If I close my eyes to imagine a volcano, I see a Polynesian island with palm trees, beaches and an endless ocean. I definitely don’t imagine the cactus-filled landscapes of West Texas.
Yet there I was, standing on the shoulder of U.S. Highway 90, halfway between Alpine and Marfa, staring at the Paisano Pass Volcano, which—fortunately for visitors—has been dormant for about 30 million years.
The drive west from Alpine to the ancient site was impressive. Red cliffs and strange rock spires on each side of the road made me feel like I was traveling back to the Cretaceous Period. Honestly, I wouldn’t have been surprised if a T. rex had crossed the road in front of me. I crested a hill and dropped into a valley, where I pulled into a roadside park to read an educational panel about the lava-formed landscape.
All around me were colorful cliffs, knobby boulders and crag-covered mountains that were formed during the Oligocene Epoch, 23–33 million years ago. Dinosaurs were extinct then, but giant mammals walked the earth, including 18-foot-tall beasts that looked like a mix between horses and rhinos. It was during this era that the Paisano Pass Volcano exploded and then collapsed back onto itself, leaving a 3-mile-wide caldera that stretches as far as you can see from the small park.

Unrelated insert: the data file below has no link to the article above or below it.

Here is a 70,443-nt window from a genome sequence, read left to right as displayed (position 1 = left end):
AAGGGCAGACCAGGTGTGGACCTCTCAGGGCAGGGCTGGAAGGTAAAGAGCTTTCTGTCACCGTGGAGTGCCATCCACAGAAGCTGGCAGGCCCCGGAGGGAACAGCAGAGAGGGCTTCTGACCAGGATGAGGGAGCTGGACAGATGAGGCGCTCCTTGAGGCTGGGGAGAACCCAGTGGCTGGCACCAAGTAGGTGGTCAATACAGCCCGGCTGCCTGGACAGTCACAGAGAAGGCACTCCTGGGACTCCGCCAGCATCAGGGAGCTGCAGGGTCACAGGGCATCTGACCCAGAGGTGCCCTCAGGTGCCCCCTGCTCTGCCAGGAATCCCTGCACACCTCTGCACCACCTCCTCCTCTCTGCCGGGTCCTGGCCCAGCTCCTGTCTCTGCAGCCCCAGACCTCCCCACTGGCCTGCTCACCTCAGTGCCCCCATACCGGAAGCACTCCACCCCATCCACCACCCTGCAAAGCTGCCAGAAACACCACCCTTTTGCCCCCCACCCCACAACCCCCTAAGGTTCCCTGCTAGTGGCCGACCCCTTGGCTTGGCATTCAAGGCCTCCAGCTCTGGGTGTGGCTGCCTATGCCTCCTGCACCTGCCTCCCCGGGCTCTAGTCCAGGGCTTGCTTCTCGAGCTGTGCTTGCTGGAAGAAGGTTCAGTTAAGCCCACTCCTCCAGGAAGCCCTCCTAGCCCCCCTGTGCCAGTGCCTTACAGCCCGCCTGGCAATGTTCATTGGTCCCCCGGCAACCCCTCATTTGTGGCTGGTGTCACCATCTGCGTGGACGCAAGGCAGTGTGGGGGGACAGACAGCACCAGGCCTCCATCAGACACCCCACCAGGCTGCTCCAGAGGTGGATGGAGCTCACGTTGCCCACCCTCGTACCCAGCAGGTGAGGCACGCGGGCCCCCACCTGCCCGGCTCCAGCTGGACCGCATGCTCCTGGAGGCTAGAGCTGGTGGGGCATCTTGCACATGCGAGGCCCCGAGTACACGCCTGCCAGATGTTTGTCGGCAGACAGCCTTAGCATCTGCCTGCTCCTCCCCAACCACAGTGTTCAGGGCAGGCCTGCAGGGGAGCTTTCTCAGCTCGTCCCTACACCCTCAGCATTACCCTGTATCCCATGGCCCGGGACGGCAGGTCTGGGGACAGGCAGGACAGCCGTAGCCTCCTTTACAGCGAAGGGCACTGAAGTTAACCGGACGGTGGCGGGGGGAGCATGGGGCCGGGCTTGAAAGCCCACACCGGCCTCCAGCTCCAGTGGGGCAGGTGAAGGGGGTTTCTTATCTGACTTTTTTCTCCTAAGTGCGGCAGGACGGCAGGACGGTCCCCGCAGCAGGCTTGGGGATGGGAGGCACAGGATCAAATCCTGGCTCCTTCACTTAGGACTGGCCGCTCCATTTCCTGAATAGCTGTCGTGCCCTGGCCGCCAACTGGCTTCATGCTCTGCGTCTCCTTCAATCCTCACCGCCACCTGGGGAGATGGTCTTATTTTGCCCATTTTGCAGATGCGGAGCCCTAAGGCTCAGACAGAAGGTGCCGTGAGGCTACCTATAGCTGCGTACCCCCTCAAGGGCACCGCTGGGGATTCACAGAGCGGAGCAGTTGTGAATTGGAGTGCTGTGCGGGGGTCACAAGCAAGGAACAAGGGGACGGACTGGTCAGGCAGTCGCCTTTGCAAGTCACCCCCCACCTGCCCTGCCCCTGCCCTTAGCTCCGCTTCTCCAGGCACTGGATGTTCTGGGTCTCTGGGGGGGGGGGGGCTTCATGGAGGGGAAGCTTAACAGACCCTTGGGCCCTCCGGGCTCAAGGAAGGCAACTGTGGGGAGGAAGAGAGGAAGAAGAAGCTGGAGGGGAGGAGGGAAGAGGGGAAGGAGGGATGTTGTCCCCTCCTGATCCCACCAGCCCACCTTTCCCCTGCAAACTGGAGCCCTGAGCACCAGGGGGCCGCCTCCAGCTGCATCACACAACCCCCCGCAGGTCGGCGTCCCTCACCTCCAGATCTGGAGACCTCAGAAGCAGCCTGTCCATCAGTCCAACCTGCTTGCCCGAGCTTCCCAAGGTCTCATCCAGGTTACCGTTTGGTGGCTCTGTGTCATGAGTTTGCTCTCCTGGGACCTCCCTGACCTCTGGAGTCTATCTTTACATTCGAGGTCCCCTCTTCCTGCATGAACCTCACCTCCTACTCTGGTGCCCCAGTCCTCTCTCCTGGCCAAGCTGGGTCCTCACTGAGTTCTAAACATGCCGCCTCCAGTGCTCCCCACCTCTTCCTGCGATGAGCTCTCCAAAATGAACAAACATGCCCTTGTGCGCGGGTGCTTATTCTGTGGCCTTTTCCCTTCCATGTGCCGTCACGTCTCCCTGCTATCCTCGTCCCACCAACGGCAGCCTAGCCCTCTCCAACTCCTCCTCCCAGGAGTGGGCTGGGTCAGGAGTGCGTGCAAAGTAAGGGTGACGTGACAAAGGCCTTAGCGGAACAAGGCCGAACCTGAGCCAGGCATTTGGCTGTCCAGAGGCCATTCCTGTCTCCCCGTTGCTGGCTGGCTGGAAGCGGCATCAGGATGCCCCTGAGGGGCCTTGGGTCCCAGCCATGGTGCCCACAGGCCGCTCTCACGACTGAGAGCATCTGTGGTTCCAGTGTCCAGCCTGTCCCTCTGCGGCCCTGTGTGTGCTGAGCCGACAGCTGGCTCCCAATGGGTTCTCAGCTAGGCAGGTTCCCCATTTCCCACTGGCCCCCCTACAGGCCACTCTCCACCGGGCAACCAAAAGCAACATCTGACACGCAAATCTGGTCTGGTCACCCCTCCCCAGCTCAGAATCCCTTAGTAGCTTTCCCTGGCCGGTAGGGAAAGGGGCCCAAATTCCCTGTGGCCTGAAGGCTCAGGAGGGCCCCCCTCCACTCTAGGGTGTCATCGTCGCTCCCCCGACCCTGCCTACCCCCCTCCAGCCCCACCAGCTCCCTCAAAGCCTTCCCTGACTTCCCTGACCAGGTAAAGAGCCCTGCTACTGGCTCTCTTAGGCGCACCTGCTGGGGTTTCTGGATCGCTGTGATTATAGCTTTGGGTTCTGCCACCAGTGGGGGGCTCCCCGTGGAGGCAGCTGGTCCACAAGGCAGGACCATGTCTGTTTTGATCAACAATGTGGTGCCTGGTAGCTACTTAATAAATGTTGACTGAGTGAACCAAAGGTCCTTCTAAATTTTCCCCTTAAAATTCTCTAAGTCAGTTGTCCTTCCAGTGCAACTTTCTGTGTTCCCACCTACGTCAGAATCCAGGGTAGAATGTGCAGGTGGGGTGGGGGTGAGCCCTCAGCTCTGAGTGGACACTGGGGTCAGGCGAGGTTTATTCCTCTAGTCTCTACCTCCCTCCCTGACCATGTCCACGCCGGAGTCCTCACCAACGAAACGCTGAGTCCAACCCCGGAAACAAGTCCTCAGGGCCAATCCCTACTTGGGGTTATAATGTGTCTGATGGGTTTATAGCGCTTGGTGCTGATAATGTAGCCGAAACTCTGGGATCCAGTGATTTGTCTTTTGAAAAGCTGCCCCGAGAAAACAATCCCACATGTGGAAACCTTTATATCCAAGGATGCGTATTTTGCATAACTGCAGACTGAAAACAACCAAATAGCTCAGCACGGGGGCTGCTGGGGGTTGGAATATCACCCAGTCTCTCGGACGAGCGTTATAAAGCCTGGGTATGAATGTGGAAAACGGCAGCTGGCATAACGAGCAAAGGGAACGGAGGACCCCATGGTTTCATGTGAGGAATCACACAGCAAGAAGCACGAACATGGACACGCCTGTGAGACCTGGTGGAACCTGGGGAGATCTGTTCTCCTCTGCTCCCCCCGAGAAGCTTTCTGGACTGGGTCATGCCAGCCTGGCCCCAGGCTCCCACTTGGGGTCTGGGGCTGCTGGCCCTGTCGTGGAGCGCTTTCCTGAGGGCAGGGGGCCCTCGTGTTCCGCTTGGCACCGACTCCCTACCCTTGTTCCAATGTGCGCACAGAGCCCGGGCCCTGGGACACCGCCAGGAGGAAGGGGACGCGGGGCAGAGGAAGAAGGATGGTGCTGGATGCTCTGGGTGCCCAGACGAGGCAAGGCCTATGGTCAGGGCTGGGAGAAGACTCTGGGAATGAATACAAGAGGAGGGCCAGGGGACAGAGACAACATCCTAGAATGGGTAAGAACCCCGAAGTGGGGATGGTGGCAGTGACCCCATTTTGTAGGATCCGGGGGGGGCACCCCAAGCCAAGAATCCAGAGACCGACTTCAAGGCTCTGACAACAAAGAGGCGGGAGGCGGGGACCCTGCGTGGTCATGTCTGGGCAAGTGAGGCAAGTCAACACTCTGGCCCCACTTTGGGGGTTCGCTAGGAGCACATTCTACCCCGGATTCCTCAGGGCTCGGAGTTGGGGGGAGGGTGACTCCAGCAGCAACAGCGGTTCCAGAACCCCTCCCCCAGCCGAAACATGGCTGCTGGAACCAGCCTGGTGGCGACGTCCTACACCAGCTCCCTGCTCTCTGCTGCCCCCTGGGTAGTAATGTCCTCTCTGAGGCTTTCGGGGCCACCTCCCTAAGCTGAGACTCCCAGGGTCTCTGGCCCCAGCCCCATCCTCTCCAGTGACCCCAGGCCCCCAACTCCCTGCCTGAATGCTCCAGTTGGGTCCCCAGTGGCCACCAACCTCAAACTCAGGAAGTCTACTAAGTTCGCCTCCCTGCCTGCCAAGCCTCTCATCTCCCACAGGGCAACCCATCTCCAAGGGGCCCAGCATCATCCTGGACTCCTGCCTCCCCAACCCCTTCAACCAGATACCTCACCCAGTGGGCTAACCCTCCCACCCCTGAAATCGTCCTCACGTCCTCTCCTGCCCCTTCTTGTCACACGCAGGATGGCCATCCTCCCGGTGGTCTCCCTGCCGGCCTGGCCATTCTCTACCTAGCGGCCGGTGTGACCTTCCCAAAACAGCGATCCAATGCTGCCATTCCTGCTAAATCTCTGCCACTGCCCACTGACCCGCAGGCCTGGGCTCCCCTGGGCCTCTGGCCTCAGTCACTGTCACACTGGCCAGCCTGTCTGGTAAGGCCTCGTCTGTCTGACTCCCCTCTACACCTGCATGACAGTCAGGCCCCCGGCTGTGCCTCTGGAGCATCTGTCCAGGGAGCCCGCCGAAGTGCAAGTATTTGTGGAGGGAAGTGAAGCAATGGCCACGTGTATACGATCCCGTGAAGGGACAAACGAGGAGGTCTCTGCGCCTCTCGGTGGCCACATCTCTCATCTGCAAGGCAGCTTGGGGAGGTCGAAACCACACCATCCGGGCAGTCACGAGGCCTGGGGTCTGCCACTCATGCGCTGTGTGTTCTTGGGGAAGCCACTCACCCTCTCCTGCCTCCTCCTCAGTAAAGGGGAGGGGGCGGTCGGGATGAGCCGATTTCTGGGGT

Geologists come from all over the world to study this volcano because it exposed layers of rock normally hidden miles below the surface of the earth. The Big Bend is still tectonically active and has even experienced violent earthquakes as recently as 1998. While another volcanic eruption is unlikely, I never say never in Texas. And so I promptly got back in my truck and continued down the road.